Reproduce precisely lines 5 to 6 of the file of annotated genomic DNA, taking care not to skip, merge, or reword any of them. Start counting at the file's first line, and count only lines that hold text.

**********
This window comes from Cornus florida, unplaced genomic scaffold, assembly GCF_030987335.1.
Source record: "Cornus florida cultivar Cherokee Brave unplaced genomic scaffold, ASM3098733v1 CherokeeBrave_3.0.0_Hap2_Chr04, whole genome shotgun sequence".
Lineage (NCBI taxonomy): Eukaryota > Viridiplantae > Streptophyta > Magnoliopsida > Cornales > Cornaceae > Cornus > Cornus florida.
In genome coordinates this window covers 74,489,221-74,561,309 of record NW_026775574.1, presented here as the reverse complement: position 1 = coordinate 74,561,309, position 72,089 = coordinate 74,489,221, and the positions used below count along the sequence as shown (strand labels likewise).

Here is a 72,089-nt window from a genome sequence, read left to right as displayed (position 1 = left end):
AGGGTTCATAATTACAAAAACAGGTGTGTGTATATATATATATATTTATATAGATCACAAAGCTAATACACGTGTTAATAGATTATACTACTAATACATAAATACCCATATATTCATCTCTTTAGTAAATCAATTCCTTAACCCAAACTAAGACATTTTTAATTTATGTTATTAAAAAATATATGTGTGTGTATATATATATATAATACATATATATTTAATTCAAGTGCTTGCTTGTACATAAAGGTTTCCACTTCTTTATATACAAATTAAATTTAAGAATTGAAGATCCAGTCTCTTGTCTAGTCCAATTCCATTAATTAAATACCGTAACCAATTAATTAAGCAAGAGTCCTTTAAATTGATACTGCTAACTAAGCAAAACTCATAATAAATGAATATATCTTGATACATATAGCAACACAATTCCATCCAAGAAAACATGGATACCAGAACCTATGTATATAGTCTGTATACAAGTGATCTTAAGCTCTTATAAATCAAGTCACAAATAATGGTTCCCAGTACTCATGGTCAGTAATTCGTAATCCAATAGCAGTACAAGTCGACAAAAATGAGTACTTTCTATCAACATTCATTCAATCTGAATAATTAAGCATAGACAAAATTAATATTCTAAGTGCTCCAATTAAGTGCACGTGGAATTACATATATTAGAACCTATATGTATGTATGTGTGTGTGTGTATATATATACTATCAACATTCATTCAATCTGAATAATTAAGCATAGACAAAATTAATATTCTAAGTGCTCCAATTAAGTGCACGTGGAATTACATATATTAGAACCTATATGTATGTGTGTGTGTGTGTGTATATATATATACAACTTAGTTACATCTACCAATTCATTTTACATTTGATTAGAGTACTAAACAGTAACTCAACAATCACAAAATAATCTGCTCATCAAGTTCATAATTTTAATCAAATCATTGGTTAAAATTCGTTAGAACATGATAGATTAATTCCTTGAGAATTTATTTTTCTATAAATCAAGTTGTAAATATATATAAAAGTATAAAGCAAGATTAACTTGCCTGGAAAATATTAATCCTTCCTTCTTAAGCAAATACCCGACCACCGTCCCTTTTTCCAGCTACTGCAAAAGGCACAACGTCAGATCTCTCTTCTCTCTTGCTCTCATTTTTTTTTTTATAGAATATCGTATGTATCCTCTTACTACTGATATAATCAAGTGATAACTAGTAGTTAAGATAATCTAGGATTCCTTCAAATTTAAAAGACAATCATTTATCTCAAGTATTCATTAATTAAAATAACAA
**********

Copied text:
Here is a 72,089-nt window from a genome sequence, read left to right as displayed (position 1 = left end):
AGGGTTCATAATTACAAAAACAGGTGTGTGTATATATATATATATTTATATAGATCACAAAGCTAATACACGTGTTAATAGATTATACTACTAATACATAAATACCCATATATTCATCTCTTTAGTAAATCAATTCCTTAACCCAAACTAAGACATTTTTAATTTATGTTATTAAAAAATATATGTGTGTGTATATATATATATAATACATATATATTTAATTCAAGTGCTTGCTTGTACATAAAGGTTTCCACTTCTTTATATACAAATTAAATTTAAGAATTGAAGATCCAGTCTCTTGTCTAGTCCAATTCCATTAATTAAATACCGTAACCAATTAATTAAGCAAGAGTCCTTTAAATTGATACTGCTAACTAAGCAAAACTCATAATAAATGAATATATCTTGATACATATAGCAACACAATTCCATCCAAGAAAACATGGATACCAGAACCTATGTATATAGTCTGTATACAAGTGATCTTAAGCTCTTATAAATCAAGTCACAAATAATGGTTCCCAGTACTCATGGTCAGTAATTCGTAATCCAATAGCAGTACAAGTCGACAAAAATGAGTACTTTCTATCAACATTCATTCAATCTGAATAATTAAGCATAGACAAAATTAATATTCTAAGTGCTCCAATTAAGTGCACGTGGAATTACATATATTAGAACCTATATGTATGTATGTGTGTGTGTGTATATATATACTATCAACATTCATTCAATCTGAATAATTAAGCATAGACAAAATTAATATTCTAAGTGCTCCAATTAAGTGCACGTGGAATTACATATATTAGAACCTATATGTATGTGTGTGTGTGTGTGTATATATATATACAACTTAGTTACATCTACCAATTCATTTTACATTTGATTAGAGTACTAAACAGTAACTCAACAATCACAAAATAATCTGCTCATCAAGTTCATAATTTTAATCAAATCATTGGTTAAAATTCGTTAGAACATGATAGATTAATTCCTTGAGAATTTATTTTTCTATAAATCAAGTTGTAAATATATATAAAAGTATAAAGCAAGATTAACTTGCCTGGAAAATATTAATCCTTCCTTCTTAAGCAAATACCCGACCACCGTCCCTTTTTCCAGCTACTGCAAAAGGCACAACGTCAGATCTCTCTTCTCTCTTGCTCTCATTTTTTTTTTTATAGAATATCGTATGTATCCTCTTACTACTGATATAATCAAGTGATAACTAGTAGTTAAGATAATCTAGGATTCCTTCAAATTTAAAAGACAATCATTTATCTCAAGTATTCATTAATTAAAATAACAA